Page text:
Civil Sidewalks or Civil Rights?

by Carol Harvey on November 1, 2010


I stood among passersby in the graying dusk on the sidewalk in front of Booksmith at 1644 Haight waiting to photograph for a Prop L story two Haight Ashbury Improvement Association members, Praveen Madan, bookstore owner, and Ted Loewenberg, Haight Ashbury Improvement Association President. As Praveen emerged from the store, I was blindsided by an ruddy-faced buzz-cut with arms outspread. “Hello, Mama. Can I have a hug? Got a few cents?” Protected by his desperate eyes and Praveen’s presence, I was swallowed in a bear-hug. “I don’t have money,” I said in his ear. He smiled. “God bless you.” He crossed through traffic to a seated group. “He was unusually aggressive,” Praveen remarked. “You don’t see that much.” Later, I found out he was new to San Francisco, naïve and scared.

Ted perched amicably next to Praveen for the pictures. A collegial thumbs-up, thumbs-down was their idea. Praveen nodded across Haight toward the traveler cluster. “Photograph them.” I did. The hugger and his buddy thumbed from Ohio seeking work. Lost in the City, they asked where they could shower. They felt miserably dirty.

I walked east to Distractions, Jimmy Siegel’s store, then to Masonic to interview Jim Preston, co-owner of Positively Haight Street who told me he has a respectful relationship with travelers and homeless people outside his store. They work with him to keep the place clean.

I was gathering opinions about the politics behind Prop L from four business owners in the eye of the sit-lie Civil Sidewalks storm.


Ted Loewenberg, Haight Ashbury Improvement Association President and his wife, a teacher, run Harper House, a Victorian Bed and Breakfast catering short-term to UCSF medical students, professors, and researchers from around the world.

In spring 2009, Ted heard stories of escalating violence. A twenty-something guy panhandled a mother pushing a stroller near Haight Street Market. “Not today,” she responded. He spat on her son.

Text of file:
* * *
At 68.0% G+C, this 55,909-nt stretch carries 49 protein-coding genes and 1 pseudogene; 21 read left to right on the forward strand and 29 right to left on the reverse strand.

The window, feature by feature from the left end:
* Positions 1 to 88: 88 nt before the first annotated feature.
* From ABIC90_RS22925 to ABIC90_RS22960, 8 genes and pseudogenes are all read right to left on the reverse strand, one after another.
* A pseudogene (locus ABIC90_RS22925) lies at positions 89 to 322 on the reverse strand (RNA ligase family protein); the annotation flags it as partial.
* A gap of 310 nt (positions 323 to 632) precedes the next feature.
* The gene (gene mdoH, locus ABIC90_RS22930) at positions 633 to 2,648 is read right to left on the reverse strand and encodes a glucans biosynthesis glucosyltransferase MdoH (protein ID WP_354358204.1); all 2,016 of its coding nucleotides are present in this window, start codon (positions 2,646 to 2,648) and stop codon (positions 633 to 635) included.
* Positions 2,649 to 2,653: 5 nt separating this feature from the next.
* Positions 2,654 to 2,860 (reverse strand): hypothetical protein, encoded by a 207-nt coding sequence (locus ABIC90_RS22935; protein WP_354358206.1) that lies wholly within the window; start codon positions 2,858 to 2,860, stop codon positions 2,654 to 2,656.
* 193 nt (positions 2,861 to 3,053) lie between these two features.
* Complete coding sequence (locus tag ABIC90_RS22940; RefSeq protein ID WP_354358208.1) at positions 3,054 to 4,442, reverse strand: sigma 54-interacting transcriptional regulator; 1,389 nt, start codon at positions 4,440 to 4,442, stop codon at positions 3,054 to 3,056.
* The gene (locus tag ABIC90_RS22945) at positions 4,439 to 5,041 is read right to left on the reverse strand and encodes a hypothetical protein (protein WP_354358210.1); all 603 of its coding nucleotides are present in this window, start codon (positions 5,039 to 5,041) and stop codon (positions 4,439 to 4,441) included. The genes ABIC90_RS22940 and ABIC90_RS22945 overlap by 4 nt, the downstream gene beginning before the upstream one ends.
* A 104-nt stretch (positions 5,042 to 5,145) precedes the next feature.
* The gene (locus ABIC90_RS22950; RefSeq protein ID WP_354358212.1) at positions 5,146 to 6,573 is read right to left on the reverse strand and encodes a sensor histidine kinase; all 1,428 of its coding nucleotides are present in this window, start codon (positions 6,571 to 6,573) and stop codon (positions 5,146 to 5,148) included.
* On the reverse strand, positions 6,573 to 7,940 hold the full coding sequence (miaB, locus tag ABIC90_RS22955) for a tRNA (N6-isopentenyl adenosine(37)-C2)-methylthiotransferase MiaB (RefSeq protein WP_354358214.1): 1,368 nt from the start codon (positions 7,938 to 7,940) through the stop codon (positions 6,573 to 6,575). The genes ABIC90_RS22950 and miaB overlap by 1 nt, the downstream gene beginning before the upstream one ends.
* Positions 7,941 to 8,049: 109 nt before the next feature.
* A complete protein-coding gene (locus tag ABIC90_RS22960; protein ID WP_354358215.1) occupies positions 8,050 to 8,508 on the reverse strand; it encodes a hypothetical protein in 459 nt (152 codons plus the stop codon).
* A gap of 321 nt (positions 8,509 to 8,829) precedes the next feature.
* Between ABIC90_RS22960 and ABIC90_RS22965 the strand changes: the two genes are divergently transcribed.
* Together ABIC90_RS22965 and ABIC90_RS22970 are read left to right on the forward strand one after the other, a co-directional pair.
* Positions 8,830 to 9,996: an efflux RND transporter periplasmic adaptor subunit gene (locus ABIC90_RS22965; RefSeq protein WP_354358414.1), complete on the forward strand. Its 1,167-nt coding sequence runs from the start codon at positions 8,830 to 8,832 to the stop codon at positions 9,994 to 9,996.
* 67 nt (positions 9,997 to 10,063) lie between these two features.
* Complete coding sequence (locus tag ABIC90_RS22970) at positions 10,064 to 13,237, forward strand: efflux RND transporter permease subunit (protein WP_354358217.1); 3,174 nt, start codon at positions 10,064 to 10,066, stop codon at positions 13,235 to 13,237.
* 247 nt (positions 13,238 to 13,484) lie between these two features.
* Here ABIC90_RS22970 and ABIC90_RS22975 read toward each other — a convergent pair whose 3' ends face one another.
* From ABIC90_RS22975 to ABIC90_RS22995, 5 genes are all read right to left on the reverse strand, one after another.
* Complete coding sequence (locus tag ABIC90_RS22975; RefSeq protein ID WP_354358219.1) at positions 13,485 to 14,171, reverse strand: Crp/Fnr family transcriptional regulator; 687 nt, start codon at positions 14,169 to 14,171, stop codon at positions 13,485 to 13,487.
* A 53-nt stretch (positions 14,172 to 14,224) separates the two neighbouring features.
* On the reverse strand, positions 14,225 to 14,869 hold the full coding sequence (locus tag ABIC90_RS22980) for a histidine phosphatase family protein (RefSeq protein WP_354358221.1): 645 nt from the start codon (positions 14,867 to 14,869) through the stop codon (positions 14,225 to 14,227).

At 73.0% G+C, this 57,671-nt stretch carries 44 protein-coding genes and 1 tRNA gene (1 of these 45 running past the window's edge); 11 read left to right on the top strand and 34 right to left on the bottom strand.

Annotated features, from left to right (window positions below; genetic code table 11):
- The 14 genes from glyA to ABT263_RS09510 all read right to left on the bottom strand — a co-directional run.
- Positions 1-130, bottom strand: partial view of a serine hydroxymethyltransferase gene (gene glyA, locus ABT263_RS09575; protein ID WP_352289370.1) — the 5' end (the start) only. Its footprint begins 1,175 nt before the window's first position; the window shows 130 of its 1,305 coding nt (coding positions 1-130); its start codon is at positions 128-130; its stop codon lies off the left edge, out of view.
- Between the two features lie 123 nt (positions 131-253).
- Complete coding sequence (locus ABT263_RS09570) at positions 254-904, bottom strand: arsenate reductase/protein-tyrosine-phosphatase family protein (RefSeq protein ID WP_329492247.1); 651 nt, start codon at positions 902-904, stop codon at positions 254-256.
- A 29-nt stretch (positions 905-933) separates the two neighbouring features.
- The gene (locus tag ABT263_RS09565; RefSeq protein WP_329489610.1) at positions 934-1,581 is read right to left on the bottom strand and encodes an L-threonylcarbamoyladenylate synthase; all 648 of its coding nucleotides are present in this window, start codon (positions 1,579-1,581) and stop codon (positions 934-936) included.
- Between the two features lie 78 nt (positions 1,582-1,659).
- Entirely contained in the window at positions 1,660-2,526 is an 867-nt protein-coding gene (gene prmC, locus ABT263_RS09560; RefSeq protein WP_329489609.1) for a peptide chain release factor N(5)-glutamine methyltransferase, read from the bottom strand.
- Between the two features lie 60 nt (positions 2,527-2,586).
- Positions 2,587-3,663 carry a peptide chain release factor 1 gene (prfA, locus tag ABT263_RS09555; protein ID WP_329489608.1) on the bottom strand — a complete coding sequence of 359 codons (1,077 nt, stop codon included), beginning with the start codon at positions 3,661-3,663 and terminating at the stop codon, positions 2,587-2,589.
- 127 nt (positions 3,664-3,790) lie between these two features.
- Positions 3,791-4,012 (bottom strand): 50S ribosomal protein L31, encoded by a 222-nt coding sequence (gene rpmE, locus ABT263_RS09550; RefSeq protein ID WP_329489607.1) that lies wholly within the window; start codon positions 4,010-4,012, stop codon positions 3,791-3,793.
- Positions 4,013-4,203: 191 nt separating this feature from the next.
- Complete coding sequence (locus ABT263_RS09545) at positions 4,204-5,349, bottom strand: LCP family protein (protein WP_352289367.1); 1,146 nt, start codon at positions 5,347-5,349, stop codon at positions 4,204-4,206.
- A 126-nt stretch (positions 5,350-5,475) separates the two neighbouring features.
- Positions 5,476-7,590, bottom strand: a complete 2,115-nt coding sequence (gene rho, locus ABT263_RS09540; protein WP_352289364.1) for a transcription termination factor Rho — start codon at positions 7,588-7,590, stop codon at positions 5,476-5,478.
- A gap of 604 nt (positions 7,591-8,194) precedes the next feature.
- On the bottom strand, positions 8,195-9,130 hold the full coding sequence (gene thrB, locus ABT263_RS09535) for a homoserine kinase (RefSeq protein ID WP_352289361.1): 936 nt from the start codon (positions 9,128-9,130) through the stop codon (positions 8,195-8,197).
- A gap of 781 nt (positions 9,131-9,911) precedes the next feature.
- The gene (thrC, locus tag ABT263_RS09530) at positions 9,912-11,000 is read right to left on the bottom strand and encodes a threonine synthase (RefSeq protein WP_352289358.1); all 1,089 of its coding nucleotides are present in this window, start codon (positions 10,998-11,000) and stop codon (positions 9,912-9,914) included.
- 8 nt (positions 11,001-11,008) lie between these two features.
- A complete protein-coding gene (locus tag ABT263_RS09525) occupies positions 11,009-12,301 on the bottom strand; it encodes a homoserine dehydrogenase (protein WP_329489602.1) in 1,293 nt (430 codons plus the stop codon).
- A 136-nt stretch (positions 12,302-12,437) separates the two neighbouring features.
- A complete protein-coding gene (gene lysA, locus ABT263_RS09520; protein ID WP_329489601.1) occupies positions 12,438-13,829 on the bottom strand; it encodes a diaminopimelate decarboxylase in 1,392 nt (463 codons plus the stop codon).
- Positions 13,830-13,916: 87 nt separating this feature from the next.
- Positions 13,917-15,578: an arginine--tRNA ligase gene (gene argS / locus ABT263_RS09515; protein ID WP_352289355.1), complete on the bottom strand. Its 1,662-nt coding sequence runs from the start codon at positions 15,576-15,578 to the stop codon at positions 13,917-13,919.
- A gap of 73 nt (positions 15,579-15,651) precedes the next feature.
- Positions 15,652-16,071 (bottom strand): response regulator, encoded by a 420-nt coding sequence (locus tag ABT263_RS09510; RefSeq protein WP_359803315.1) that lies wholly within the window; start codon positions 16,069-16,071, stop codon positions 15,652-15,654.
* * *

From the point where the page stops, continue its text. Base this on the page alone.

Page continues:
The former Daljeet store security camera captured two ugly fights. “A dirty street kid,” hanging with friends, angered at being hosed away nightly by a 40-ish man living with his girlfriend in an upstairs apartment, dove at the man’s legs and, “tried to take him down.” The girlfriend’s e-mail stated, he attempted to “claw my boyfriend’s eyes out and bite him.” Police were called, but the released attacker and friends returned, apparently threatening the man with a knife. The couple moved.

For an ‘expert’s’ description of homeless people and policy, Ted directed me to Heather Mac Donald’s October 2010 ‘City Journal’ story, “The Sidewalks of San Francisco,” “a 7,000-word “really good read…somebody doing the leg work of identifying who’s there.”

From the right-wing conservative think tank, Manhattan Institute For Policy Research, Mac Donald writes, “The sidewalks of the Haight-Ashbury district have been colonized by aggressive, migratory youths who travel up and down the West Coast panhandling for drug and booze money.”

Ted augments this identification with his own ‘Mad Max Thunderdome’ persona.

The core group of troublemakers hang with pit bulls at Cole and Haight.

Covered with piercings and matted, wild-looking hair, they wear army fatigues, jackets or camouflage, well-worn blue jeans and boots, leather and piercings.

Four to eight at once block sidewalks. “Ask them to move, and you get nasty lip — obscenities — not like the normal panhandlers (who say), ‘I didn’t mean to get in your way. Have a good day.’”

Ted insists Civil Sidewalks, Prop L is about behavior, not particular people, whether they’re homeless or not. His precise description, however, pictures this specific ‘Thunderdome’ group, not the criminalized act of simply sitting down.

Writes Mac Donald, “Homeless, Inc. is trying to portray these voluntary vagabonds as the latest victims of inadequate government housing programs, hoping to defeat an ordinance against sitting and lying on public sidewalks that the Haight community has generated.”